We are excited to announce the publication of the first issue of our brand new Crime, Security and Society journal.
What does the journal cover?
Crime, Security and Society is an academic journal, housed within the Secure Societies Institute, which seeks a wide and diverse audience of academics and practitioners who strive to better understand and reduce both current and future crime and security threats experienced by many societies, to encourage collaborative thinking from disciplines as seemingly distinct as; computer science, precision engineering, forensic biology, linguistics, cognitive neuroscience, organic chemistry, and criminal psychology.
This first issue has some really interesting articles which bring together strands of research to look at key issues facing society. The articles include:
Crime, Security and Society is an interdisciplinary, peer-reviewed publication with an applied focus on crime and security issues. Research papers co-authored by academics and practitioners from different disciplines (or fields) that would not ordinarily publish collaborative research together, are particularly sought, as are those of both interest and utility to academics, practitioners (e.g. police and security personnel) and policy makers.
We hope you enjoy the first issue and, if you would like to get in touch with the journal team, please email firstname.lastname@example.org
Paralegal Helen Newman has recently published an article about her research in our student research journal Fields. We caught up with her for a chat about her work and her experiences getting published.
I am not a writer, not really. I am a case loaded paralegal working for a specialist criminal practice. I may write the occasional blog post for work based upon cases I have managed but for the most part my writing is restricted to Briefs to counsel, Statements and Letters with the occasional Application to court. I returned to University as a mature student to do the Graduate Diploma in Law – urged to do so by my employer and family – so getting my head around writing from an academic perspective was a challenge in itself. The article on prenuptial agreements is based upon my dissertation on the same subject. I have to admit that my choice of dissertation subject was guided by my desire to structure my study – this felt like a topic I could remain focused on – unlike something like medical negligence where I feared I could end up going off on a tangent. Working in a criminal practice I had no involvement in family law to be aware of the increasing desire of parties to protect their assets ahead of marriage and very much thought of ‘pre-nups’ as something for the rich and famous, for celebrities, but as I researched the subject I was fascinated to discover the popularity of them across Europe and found I really got into the topic. It did seem nonsensical that business partners can sign a contract but life partners couldn’t, or rather that the court would consider them differently.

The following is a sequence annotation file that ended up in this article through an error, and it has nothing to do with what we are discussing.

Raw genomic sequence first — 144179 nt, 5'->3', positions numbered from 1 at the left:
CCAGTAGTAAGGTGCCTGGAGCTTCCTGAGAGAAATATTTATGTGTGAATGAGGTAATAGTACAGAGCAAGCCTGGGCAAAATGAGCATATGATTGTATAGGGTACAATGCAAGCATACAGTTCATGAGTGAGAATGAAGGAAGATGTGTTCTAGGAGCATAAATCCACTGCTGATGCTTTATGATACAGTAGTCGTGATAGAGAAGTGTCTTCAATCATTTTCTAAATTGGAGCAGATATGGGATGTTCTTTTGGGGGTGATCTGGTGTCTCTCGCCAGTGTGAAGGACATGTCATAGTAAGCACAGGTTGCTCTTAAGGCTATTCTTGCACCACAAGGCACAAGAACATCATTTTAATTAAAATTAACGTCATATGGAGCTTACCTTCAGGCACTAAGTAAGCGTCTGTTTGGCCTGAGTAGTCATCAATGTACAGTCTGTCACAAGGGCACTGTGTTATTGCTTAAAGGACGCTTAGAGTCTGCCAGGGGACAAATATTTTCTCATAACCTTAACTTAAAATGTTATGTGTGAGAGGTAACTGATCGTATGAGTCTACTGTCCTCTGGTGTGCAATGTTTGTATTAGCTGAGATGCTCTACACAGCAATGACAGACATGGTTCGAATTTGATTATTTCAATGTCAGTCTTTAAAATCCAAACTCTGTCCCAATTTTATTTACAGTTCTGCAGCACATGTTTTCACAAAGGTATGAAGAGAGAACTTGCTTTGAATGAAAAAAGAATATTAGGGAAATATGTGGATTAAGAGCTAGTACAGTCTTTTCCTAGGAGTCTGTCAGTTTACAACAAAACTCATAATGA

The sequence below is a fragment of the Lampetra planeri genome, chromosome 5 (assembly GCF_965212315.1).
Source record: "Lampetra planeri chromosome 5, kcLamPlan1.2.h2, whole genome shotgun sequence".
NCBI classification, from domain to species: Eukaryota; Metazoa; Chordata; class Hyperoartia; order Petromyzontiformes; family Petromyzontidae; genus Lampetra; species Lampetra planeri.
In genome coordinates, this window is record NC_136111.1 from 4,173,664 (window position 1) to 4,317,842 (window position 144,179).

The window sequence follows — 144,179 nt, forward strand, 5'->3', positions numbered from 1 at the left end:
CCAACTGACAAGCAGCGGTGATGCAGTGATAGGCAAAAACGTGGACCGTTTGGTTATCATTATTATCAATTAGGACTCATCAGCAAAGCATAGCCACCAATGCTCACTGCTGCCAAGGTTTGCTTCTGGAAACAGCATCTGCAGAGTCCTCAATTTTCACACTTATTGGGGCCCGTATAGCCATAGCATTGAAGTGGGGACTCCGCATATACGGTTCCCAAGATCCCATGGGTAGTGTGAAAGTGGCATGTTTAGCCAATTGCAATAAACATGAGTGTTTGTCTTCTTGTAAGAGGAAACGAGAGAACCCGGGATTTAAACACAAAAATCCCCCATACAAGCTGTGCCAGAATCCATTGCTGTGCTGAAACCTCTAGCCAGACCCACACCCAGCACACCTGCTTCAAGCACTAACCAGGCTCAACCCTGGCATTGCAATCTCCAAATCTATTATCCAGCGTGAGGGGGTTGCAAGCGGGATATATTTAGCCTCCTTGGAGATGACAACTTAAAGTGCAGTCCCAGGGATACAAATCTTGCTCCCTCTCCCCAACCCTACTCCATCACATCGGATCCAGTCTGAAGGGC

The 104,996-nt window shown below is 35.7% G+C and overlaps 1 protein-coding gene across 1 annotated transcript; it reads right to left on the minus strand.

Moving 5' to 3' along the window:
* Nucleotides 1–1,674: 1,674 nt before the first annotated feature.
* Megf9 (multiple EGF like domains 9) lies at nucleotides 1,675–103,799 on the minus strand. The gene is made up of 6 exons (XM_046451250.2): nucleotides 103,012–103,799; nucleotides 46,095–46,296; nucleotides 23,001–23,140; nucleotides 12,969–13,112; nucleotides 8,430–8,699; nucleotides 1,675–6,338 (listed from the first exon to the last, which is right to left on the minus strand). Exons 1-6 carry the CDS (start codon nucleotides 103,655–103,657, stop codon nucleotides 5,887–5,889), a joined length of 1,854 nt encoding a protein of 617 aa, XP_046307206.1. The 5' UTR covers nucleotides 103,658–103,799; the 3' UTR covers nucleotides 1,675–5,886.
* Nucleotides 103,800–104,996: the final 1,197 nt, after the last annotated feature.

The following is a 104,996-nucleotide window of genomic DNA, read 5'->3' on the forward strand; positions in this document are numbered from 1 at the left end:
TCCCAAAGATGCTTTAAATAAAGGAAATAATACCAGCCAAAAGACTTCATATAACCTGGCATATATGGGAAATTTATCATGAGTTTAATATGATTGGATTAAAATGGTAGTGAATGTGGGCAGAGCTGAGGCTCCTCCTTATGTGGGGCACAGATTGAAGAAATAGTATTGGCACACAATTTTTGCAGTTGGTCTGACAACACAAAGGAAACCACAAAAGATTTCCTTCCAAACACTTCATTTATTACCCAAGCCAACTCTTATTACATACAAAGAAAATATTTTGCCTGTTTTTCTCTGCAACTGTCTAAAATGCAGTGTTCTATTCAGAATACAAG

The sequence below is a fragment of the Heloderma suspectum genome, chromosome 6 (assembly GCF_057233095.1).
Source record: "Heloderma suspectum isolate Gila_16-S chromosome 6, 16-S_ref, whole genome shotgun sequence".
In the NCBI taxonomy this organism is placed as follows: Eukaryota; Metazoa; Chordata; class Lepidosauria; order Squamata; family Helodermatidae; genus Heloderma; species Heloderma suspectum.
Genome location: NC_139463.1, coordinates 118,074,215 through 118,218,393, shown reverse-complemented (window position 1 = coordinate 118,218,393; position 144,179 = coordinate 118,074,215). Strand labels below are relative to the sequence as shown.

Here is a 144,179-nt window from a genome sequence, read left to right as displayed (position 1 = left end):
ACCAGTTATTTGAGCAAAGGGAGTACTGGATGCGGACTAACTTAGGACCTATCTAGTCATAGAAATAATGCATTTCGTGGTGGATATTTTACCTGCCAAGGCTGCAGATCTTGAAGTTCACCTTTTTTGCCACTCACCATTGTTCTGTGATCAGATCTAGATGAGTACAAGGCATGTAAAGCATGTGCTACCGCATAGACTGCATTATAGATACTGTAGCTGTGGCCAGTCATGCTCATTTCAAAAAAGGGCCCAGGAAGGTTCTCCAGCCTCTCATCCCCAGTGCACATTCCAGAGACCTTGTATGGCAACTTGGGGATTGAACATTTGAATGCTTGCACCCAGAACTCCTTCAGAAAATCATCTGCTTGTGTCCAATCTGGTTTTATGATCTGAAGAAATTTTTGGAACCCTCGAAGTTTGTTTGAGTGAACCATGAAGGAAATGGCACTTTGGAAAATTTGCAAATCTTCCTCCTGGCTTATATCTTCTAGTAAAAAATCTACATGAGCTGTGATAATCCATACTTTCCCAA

My research involved me becoming familiar with a new area of law, and a new style of writing. In Criminal practice I may read a few articles but the focus is more on court judgements, so I had to get used to reading family law journals and books on the subject – often with quite political undertones. It was interesting to have the opportunity to consider different viewpoints on the same case – though in many ways it appeared that the judgement itself was welcomed, more that the authors differed on the difference it would actually make going forward. I had also never had to read government white papers before – this in itself was an experience – as there seemed to be several all saying the same thing for much of the papers. Nor was I used to things being so open at the end of a matter – in the criminal law a higher court gives its ruling and that stands until challenged – this was about investigating the possibility of a required change to the law – with the final outcome seeming to be that there was no actual outcome and that further consultation may be needed in the future.
The opportunity to develop my dissertation into an article for publication was an exciting, if not daunting, one. Not only did it require a different style of writing, free of legal jargon, but it also needed me to expand upon some areas whilst removing others as I still had a word count limit! It was a brilliant experience, especially having the copywriter’s feedback to highlight where I needed to make things clearer. I would certainly urge anyone who is given this opportunity to go for it!
Read Helen’s article in Volume 3 of Fields